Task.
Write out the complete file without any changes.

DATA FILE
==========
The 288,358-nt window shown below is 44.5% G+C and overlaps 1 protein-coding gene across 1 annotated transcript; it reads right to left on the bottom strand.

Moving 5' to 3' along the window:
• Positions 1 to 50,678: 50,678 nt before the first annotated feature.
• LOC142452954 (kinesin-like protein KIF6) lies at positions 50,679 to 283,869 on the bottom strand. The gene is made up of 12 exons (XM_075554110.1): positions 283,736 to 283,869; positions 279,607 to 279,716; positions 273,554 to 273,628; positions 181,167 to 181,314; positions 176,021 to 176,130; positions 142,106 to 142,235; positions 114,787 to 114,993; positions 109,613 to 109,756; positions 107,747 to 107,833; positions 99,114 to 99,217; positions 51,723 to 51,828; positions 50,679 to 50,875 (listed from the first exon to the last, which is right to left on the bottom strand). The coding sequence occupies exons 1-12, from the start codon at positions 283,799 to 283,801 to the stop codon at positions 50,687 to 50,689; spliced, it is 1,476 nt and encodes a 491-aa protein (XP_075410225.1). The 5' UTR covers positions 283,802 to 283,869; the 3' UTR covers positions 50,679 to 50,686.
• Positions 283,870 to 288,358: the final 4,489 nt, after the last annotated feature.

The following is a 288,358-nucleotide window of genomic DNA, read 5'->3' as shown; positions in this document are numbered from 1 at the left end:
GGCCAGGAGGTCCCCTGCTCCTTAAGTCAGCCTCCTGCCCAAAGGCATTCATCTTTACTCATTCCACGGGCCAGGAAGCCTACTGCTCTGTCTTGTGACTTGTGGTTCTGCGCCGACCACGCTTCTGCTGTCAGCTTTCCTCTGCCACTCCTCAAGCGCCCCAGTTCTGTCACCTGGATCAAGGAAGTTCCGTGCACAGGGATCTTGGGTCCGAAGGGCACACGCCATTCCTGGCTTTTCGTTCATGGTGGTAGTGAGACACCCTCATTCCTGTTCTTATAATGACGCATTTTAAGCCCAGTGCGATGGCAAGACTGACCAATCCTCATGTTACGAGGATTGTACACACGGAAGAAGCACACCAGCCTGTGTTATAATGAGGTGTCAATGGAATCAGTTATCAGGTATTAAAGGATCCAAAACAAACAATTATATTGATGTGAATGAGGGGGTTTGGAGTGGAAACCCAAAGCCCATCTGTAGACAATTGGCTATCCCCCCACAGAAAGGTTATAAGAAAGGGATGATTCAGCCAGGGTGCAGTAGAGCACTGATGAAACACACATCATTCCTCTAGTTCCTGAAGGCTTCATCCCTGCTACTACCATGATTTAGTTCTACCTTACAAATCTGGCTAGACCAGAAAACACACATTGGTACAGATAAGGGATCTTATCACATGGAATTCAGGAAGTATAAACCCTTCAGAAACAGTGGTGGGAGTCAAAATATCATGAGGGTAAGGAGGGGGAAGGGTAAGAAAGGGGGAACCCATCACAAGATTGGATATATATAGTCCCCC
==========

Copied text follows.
The 288,358-nt window shown below is 44.5% G+C and overlaps 1 protein-coding gene across 1 annotated transcript; it reads right to left on the bottom strand.

Moving 5' to 3' along the window:
• Positions 1 to 50,678: 50,678 nt before the first annotated feature.
• LOC142452954 (kinesin-like protein KIF6) lies at positions 50,679 to 283,869 on the bottom strand. The gene is made up of 12 exons (XM_075554110.1): positions 283,736 to 283,869; positions 279,607 to 279,716; positions 273,554 to 273,628; positions 181,167 to 181,314; positions 176,021 to 176,130; positions 142,106 to 142,235; positions 114,787 to 114,993; positions 109,613 to 109,756; positions 107,747 to 107,833; positions 99,114 to 99,217; positions 51,723 to 51,828; positions 50,679 to 50,875 (listed from the first exon to the last, which is right to left on the bottom strand). The coding sequence occupies exons 1-12, from the start codon at positions 283,799 to 283,801 to the stop codon at positions 50,687 to 50,689; spliced, it is 1,476 nt and encodes a 491-aa protein (XP_075410225.1). The 5' UTR covers positions 283,802 to 283,869; the 3' UTR covers positions 50,679 to 50,686.
• Positions 283,870 to 288,358: the final 4,489 nt, after the last annotated feature.

The following is a 288,358-nucleotide window of genomic DNA, read 5'->3' as shown; positions in this document are numbered from 1 at the left end:
GGCCAGGAGGTCCCCTGCTCCTTAAGTCAGCCTCCTGCCCAAAGGCATTCATCTTTACTCATTCCACGGGCCAGGAAGCCTACTGCTCTGTCTTGTGACTTGTGGTTCTGCGCCGACCACGCTTCTGCTGTCAGCTTTCCTCTGCCACTCCTCAAGCGCCCCAGTTCTGTCACCTGGATCAAGGAAGTTCCGTGCACAGGGATCTTGGGTCCGAAGGGCACACGCCATTCCTGGCTTTTCGTTCATGGTGGTAGTGAGACACCCTCATTCCTGTTCTTATAATGACGCATTTTAAGCCCAGTGCGATGGCAAGACTGACCAATCCTCATGTTACGAGGATTGTACACACGGAAGAAGCACACCAGCCTGTGTTATAATGAGGTGTCAATGGAATCAGTTATCAGGTATTAAAGGATCCAAAACAAACAATTATATTGATGTGAATGAGGGGGTTTGGAGTGGAAACCCAAAGCCCATCTGTAGACAATTGGCTATCCCCCCACAGAAAGGTTATAAGAAAGGGATGATTCAGCCAGGGTGCAGTAGAGCACTGATGAAACACACATCATTCCTCTAGTTCCTGAAGGCTTCATCCCTGCTACTACCATGATTTAGTTCTACCTTACAAATCTGGCTAGACCAGAAAACACACATTGGTACAGATAAGGGATCTTATCACATGGAATTCAGGAAGTATAAACCCTTCAGAAACAGTGGTGGGAGTCAAAATATCATGAGGGTAAGGAGGGGGAAGGGTAAGAAAGGGGGAACCCATCACAAGATTGGATATATATAGTCCCCC